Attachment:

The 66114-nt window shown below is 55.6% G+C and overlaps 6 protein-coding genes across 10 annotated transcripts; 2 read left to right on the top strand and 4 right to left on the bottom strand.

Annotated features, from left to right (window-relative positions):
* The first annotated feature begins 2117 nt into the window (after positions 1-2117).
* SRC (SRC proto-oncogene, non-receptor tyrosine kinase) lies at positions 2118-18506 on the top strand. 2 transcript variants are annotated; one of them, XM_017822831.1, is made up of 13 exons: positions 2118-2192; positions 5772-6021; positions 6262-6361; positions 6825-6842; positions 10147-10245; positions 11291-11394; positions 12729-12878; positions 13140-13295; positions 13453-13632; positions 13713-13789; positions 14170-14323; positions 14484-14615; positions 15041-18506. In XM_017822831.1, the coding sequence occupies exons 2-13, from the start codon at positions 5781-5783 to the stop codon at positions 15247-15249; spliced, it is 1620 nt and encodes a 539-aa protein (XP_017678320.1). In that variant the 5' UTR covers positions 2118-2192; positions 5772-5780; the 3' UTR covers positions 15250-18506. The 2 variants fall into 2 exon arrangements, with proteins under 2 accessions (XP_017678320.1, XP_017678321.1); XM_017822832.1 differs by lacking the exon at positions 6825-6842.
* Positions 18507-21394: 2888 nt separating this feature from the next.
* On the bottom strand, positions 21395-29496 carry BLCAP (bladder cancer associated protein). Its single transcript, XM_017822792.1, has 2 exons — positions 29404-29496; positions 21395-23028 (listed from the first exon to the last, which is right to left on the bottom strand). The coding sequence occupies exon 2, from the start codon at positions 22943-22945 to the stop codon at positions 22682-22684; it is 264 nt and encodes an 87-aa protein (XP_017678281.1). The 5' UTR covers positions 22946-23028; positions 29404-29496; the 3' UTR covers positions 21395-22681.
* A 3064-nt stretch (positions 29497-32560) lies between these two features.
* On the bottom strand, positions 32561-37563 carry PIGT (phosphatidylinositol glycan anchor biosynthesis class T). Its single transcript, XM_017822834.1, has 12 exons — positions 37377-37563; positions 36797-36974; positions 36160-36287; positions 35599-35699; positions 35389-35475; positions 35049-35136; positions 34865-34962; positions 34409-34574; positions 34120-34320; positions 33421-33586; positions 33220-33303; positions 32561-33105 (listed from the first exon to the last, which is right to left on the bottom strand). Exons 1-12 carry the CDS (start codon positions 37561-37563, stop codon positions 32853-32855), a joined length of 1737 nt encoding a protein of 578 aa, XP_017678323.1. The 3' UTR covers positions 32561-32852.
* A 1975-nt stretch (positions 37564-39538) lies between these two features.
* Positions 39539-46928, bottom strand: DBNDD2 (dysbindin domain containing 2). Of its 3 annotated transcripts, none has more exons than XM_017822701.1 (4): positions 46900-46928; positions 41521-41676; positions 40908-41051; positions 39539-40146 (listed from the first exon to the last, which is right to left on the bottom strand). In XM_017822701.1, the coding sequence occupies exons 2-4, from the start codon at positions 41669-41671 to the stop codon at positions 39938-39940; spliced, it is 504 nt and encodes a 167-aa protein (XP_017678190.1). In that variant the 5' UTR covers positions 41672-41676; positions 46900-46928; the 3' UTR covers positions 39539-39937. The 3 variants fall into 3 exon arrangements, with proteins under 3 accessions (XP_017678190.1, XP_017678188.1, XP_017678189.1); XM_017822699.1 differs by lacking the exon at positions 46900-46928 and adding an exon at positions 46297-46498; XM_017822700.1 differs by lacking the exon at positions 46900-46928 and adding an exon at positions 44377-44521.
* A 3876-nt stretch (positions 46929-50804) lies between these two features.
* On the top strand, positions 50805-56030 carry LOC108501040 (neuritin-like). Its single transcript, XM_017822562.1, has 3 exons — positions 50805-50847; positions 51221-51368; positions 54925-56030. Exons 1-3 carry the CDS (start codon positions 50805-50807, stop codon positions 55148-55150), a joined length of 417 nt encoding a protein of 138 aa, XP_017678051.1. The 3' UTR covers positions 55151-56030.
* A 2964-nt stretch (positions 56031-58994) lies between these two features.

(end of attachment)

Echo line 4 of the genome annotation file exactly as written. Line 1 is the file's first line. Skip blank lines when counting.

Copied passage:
* SRC (SRC proto-oncogene, non-receptor tyrosine kinase) lies at positions 2118-18506 on the top strand. 2 transcript variants are annotated; one of them, XM_017822831.1, is made up of 13 exons: positions 2118-2192; positions 5772-6021; positions 6262-6361; positions 6825-6842; positions 10147-10245; positions 11291-11394; positions 12729-12878; positions 13140-13295; positions 13453-13632; positions 13713-13789; positions 14170-14323; positions 14484-14615; positions 15041-18506. In XM_017822831.1, the coding sequence occupies exons 2-13, from the start codon at positions 5781-5783 to the stop codon at positions 15247-15249; spliced, it is 1620 nt and encodes a 539-aa protein (XP_017678320.1). In that variant the 5' UTR covers positions 2118-2192; positions 5772-5780; the 3' UTR covers positions 15250-18506. The 2 variants fall into 2 exon arrangements, with proteins under 2 accessions (XP_017678320.1, XP_017678321.1); XM_017822832.1 differs by lacking the exon at positions 6825-6842.